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Audio Feedback

 

 

 

 

 

Remember when you are using a Classroom Amplification System 
you are in front of the speaker or speakers and not behind the speakers
as is the case of a Person Speaking from behind a Podium.
This means that it is much easier to get feedback from your Speaker or
Speakers back into your Microphone than if you are behind a Podium.

How do you minimize this unwanted (annoying) feedback?
Here are some key point to help you minimize this feedback:

Use a Wide Dispersion Speaker

bulletConventional Wall or Ceiling Mount Speakers do not disperse the High Frequencies very well and you get a Hot Spot directly in front of these type of speakers that is prone to feedback.
bulletWide Dispersion Wall or Ceiling Mount Speakers use a Diffuser 
to disperse the High Frequencies uniformly throughout the classroom.
bulletWith Conventional Speakers you will require two or four speakers to fill the classroom with sound whereas if you use a Wide Dispersion Speaker that chances are that you will only need One Speaker.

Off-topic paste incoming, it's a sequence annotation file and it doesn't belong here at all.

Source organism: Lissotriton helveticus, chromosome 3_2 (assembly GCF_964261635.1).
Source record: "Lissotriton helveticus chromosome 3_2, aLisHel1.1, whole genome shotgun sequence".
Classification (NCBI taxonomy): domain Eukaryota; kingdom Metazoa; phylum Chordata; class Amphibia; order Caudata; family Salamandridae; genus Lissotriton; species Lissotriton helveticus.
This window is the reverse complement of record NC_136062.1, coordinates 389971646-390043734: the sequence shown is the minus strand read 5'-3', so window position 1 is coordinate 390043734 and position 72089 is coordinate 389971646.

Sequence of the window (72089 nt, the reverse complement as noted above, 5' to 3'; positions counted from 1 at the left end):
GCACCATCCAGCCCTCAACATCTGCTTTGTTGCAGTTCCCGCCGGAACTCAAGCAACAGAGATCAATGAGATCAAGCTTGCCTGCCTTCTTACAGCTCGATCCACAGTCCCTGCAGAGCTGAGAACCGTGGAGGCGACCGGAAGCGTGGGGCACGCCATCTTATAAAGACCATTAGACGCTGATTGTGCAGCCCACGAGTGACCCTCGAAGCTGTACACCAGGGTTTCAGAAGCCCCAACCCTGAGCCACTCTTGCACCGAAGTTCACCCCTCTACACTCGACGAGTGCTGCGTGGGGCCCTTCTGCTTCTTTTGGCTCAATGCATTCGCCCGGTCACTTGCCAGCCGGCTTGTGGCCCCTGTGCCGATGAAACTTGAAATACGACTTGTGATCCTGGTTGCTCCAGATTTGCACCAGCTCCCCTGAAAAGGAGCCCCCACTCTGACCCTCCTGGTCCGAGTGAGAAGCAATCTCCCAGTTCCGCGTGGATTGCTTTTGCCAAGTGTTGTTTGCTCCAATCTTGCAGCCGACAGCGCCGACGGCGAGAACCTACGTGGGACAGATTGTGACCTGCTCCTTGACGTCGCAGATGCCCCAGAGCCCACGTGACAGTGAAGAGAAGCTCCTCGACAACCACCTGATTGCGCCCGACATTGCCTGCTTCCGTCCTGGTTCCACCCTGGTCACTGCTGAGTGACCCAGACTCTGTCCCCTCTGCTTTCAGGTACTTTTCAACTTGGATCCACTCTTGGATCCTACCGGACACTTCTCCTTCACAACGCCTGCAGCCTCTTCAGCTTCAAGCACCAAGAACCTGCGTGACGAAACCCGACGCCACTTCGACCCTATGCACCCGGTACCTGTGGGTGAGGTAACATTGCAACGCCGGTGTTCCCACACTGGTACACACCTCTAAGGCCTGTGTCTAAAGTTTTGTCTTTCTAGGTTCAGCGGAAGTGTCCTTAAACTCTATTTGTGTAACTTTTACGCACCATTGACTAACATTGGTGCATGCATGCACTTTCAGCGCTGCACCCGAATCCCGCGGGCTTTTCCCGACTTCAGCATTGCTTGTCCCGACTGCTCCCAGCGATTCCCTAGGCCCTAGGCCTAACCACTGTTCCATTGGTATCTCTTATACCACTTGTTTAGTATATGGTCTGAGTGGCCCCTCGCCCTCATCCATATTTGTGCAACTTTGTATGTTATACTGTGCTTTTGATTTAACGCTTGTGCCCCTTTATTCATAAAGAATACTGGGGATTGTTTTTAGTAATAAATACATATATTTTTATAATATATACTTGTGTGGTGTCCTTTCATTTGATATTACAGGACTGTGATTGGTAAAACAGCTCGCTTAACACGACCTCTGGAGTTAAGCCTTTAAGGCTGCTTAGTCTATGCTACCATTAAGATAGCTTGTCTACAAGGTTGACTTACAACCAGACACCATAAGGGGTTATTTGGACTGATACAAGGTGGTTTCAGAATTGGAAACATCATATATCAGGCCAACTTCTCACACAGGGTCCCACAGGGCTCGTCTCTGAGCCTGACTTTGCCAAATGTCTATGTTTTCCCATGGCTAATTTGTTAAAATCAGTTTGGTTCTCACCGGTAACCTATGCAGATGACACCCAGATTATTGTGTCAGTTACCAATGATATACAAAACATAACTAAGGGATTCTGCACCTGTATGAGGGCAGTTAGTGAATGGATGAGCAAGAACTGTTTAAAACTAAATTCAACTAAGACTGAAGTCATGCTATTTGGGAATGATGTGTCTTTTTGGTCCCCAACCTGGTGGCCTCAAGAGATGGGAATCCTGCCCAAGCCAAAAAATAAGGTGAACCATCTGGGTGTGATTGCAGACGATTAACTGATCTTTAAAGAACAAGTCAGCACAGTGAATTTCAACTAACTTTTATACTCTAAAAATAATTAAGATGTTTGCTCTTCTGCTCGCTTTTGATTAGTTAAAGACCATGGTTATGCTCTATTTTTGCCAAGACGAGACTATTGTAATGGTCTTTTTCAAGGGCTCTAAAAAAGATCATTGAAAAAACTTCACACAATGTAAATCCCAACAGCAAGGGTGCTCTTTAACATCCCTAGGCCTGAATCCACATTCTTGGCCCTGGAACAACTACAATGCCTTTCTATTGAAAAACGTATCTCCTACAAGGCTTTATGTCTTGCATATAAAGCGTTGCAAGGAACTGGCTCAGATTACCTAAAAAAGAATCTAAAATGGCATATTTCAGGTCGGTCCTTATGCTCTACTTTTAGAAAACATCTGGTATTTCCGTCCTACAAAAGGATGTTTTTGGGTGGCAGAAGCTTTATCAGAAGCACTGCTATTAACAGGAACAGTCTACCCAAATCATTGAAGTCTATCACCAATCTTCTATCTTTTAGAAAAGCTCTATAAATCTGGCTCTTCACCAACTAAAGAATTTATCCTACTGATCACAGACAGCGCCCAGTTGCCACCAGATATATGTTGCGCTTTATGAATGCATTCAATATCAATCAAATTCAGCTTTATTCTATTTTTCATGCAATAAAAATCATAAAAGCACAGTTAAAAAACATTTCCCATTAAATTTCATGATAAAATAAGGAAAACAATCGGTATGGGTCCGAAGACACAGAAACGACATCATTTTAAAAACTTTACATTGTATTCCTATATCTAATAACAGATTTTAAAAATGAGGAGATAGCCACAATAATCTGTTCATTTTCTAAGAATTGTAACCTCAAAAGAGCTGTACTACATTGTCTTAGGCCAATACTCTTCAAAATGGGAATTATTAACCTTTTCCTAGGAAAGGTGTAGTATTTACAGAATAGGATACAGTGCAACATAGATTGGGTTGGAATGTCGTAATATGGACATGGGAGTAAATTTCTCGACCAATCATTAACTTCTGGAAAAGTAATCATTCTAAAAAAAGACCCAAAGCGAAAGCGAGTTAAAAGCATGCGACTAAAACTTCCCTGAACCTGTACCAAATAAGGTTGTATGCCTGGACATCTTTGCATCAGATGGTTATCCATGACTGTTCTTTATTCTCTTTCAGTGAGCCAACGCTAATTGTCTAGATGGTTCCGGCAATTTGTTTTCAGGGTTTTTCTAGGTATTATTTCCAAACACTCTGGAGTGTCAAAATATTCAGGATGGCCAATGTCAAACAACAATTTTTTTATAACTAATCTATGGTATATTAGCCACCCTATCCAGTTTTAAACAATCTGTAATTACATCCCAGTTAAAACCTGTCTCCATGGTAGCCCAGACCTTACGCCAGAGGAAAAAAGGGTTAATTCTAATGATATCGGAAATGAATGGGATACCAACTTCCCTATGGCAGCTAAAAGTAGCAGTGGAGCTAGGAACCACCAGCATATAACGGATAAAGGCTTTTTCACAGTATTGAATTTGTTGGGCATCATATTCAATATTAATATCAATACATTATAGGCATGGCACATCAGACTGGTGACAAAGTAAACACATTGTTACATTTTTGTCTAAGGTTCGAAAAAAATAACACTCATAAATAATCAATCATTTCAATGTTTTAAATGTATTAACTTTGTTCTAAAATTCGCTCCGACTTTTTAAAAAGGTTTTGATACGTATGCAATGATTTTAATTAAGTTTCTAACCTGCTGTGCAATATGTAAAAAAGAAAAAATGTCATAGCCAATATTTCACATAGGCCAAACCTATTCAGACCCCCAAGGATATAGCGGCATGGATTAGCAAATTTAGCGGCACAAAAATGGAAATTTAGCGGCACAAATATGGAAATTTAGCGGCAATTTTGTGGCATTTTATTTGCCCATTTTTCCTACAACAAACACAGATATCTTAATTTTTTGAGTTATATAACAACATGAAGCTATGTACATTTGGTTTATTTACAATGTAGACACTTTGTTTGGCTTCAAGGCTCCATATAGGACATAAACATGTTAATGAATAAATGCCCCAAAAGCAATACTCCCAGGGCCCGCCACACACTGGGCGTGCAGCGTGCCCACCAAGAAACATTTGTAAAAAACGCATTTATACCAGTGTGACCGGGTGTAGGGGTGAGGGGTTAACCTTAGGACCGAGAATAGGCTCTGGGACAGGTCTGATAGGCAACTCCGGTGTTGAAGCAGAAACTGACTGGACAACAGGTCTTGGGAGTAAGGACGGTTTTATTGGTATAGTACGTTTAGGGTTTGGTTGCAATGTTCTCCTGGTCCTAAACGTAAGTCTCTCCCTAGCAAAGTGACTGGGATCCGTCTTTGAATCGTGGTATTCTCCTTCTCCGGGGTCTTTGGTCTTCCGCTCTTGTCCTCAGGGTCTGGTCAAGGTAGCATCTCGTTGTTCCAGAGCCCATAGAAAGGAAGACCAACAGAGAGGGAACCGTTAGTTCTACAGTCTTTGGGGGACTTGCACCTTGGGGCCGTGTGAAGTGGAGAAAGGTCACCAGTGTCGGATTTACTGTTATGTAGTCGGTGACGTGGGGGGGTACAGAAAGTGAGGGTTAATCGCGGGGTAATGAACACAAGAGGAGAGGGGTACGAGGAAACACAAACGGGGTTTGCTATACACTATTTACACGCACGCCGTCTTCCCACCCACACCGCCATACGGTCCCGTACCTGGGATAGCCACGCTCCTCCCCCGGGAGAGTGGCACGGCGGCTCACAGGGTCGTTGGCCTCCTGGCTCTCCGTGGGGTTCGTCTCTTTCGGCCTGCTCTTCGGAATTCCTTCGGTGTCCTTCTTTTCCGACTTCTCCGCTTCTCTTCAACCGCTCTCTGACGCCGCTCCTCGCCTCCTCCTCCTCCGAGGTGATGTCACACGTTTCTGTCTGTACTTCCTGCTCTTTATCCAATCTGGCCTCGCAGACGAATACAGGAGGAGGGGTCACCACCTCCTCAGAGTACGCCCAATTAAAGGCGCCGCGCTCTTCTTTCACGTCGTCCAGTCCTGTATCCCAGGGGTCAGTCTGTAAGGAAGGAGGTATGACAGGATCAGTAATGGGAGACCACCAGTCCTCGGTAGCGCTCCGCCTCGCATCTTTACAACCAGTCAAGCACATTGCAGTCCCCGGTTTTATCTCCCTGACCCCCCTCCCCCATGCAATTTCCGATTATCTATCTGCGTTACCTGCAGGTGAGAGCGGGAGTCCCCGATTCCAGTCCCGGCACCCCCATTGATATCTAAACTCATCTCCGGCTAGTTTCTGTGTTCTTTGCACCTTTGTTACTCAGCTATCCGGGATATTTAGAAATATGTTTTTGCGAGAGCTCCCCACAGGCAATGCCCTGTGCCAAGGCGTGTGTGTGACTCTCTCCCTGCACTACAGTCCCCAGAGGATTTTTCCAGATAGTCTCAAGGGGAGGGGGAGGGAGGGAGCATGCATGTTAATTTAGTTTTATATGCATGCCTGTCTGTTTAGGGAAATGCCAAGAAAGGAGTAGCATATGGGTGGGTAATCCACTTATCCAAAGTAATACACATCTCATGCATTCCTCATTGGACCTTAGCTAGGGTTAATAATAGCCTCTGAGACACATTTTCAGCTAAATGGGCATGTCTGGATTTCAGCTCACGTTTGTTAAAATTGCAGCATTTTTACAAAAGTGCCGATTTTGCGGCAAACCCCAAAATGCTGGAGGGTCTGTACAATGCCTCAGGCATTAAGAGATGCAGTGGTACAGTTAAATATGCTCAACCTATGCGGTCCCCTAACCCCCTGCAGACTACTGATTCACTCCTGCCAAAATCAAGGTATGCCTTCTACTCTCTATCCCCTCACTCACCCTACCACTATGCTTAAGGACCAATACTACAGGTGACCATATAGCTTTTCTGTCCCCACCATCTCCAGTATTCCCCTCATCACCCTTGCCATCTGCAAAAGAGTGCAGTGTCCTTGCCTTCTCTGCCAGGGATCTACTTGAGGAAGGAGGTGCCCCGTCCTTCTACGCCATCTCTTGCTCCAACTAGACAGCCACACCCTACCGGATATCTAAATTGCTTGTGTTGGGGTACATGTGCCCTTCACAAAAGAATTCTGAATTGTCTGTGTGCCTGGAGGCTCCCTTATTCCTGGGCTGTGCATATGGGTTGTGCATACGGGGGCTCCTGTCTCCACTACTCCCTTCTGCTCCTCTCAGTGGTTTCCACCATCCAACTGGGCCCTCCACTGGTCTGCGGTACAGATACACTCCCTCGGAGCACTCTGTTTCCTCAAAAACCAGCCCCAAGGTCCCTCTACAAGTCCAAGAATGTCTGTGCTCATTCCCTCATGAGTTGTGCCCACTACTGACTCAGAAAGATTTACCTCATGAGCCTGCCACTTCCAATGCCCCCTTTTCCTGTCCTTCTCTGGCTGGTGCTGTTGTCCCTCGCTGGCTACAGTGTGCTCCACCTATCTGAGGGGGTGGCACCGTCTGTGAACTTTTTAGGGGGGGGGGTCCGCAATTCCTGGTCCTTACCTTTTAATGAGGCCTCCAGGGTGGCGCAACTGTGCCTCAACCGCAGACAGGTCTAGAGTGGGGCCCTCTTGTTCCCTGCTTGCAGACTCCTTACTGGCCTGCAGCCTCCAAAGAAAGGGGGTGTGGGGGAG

(Only one potential minimized feedback point as opposed to 
two or four guaranteed feedback points.)

Use only Unidirectional Microphones

bulletUnidirectional Microphones pick up sound primarily from one direction.
bulletOmni directional Microphones pickup sound from all directions.

Use a Headset Mic (or what is known as a Boom Mic)

bulletA Unidirectional Headset Mic is pointed toward your mouth and therefore it has a much less probability of picking up sound coming from the speaker which causes feedback.
bulletA Headset Mic is closer to your mouth than a Lapel Mic and this minimizes the amount of amplification gain that is required for you to be heard well by your students. The higher the amplifier gain the greater is the probability for feedback.

 

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Copyright 2001 & 2002 Alphanet Systems Inc.
Last modified: September 02, 2002